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Competitiveness and price setting in dealer markets

  • Lucy F. Ackert
  • Bryan K. Church

The behavior of securities dealers has been closely scrutinized in the 1990s. Recent investigations of the National Association of Securities Dealers and the Nasdaq market by the U.S. Department of Justice and the Securities and Exchange Commission suggest that market makers colluded to fix prices and widen bid-ask spreads in attempts to increase dealers' profits at investors' expense. At a minimum, market makers appear to have adopted a quoting convention that can be viewed as anticompetitive behavior. ; This article explores the Nasdaq pricing controversy in light of economic theory and evidence of alleged collusion. Important findings in recent academic studies suggest that spreads may be large on Nasdaq because dealers had little incentive to compete using price and to narrow the spread. In addition to collusion, institutional features may produce spreads that are wider than observed in a purely competitive setting. ; The authors note that because dealers compete along nonprice dimensions, a judgment regarding the competitiveness of the Nasdaq market based solely on the width of the bid-ask spread is problematic. New rules approved by the SEC and recently implemented in the Nasdaq market should lead to narrower spreads and enhance price competitiveness.

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Article provided by Federal Reserve Bank of Atlanta in its journal Economic Review.

Volume (Year): (1998)
Issue (Month): Q 3 ()
Pages: 4-11

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Handle: RePEc:fip:fedaer:y:1998:i:q3:p:4-11:n:v.83no.3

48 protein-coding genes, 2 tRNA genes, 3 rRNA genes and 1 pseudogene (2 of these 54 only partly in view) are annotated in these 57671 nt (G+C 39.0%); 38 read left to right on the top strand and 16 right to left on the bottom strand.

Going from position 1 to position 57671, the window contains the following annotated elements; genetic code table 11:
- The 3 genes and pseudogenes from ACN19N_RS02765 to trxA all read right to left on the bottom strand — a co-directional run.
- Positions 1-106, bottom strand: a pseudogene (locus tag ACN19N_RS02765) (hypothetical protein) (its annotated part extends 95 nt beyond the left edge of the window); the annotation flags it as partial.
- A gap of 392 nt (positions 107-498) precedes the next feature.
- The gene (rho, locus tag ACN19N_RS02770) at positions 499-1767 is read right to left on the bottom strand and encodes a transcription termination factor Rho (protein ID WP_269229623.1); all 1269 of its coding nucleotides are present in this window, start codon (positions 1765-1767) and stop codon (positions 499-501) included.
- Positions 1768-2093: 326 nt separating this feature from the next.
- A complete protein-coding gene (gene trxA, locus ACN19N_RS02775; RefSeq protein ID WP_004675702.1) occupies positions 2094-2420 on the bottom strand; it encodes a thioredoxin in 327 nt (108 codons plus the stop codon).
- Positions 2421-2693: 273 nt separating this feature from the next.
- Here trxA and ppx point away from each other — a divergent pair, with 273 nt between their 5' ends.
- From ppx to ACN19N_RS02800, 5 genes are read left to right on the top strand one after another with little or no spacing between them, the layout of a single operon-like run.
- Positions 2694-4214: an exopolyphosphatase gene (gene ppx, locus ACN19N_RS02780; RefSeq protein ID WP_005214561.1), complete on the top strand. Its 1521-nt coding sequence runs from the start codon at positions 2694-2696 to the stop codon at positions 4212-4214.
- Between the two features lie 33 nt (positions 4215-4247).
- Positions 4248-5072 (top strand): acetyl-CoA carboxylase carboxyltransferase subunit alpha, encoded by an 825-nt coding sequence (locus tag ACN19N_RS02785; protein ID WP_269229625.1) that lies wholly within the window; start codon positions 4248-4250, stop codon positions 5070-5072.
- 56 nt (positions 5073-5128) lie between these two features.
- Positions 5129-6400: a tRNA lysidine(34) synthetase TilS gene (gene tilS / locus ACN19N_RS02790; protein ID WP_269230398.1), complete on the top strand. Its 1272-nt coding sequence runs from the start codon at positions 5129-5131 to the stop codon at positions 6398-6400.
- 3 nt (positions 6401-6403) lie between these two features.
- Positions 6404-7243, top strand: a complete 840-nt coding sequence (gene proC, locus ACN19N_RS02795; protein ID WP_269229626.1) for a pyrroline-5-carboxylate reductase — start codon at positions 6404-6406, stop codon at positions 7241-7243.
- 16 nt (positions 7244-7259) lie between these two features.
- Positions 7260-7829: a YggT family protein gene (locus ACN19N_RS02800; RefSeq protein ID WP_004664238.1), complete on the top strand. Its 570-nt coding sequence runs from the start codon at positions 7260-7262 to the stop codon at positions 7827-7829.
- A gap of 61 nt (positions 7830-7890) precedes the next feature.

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  1. Christie, William G & Schultz, Paul H, 1994. " Why Do NASDAQ Market Makers Avoid Odd-Eighth Quotes?," Journal of Finance, American Finance Association, vol. 49(5), pages 1813-40, December.
  2. Bloomfield, Robert & O'Hara, Maureen, 1998. "Does order preferencing matter?," Journal of Financial Economics, Elsevier, vol. 50(1), pages 3-37, October.
  3. Neal, Robert, 1992. "A Comparison of Transaction Costs between Competitive Market Maker and Specialist Market Structures," The Journal of Business, University of Chicago Press, vol. 65(3), pages 317-34, July.
  4. Huang, Roger D. & Stoll, Hans R., 1996. "Dealer versus auction markets: A paired comparison of execution costs on NASDAQ and the NYSE," Journal of Financial Economics, Elsevier, vol. 41(3), pages 313-357, July.
  5. Kandel, Eugene & Marx, Leslie M., 1997. "Nasdaq market structure and spread patterns," Journal of Financial Economics, Elsevier, vol. 45(1), pages 61-89, July.
  6. Bessembinder, Hendrik, 1997. "The degree of price resolution and equity trading costs," Journal of Financial Economics, Elsevier, vol. 45(1), pages 9-34, July.
  7. Angel, James J, 1997. " Tick Size, Share Prices, and Stock Splits," Journal of Finance, American Finance Association, vol. 52(2), pages 655-81, June.
  8. Grossman, Sanford J, et al, 1997. "Clustering and Competition in Asset Markets," Journal of Law and Economics, University of Chicago Press, vol. 40(1), pages 23-60, April.
  9. Dutta, Prajit K & Madhavan, Ananth, 1997. " Competition and Collusion in Dealer Markets," Journal of Finance, American Finance Association, vol. 52(1), pages 245-76, March.
  10. Lucy F. Ackert & Bryan K. Church, 1999. "Bid-Ask Spreads in Multiple Dealer Settings: Some Experimental Evidence," Financial Management, Financial Management Association, vol. 28(1), Spring.
  11. Amihud, Yakov & Mendelson, Haim, 1986. "Asset pricing and the bid-ask spread," Journal of Financial Economics, Elsevier, vol. 17(2), pages 223-249, December.
  12. Christie, William G & Harris, Jeffrey H & Schultz, Paul H, 1994. " Why Did NASDAQ Market Makers Stop Avoiding Odd-Eighth Quotes?," Journal of Finance, American Finance Association, vol. 49(5), pages 1841-60, December.
  13. Demsetz, Harold, 1997. "Limit orders and the alleged Nasdaq collusion," Journal of Financial Economics, Elsevier, vol. 45(1), pages 91-95, July.
  14. Lawrence R. Glosten & Paul R. Milgrom, 1983. "Bid, Ask and Transaction Prices in a Specialist Market with Heterogeneously Informed Traders," Discussion Papers 570, Northwestern University, Center for Mathematical Studies in Economics and Management Science.
  15. Stoll, Hans R & Whaley, Robert E, 1990. "Stock Market Structure and Volatility," Review of Financial Studies, Society for Financial Studies, vol. 3(1), pages 37-71.
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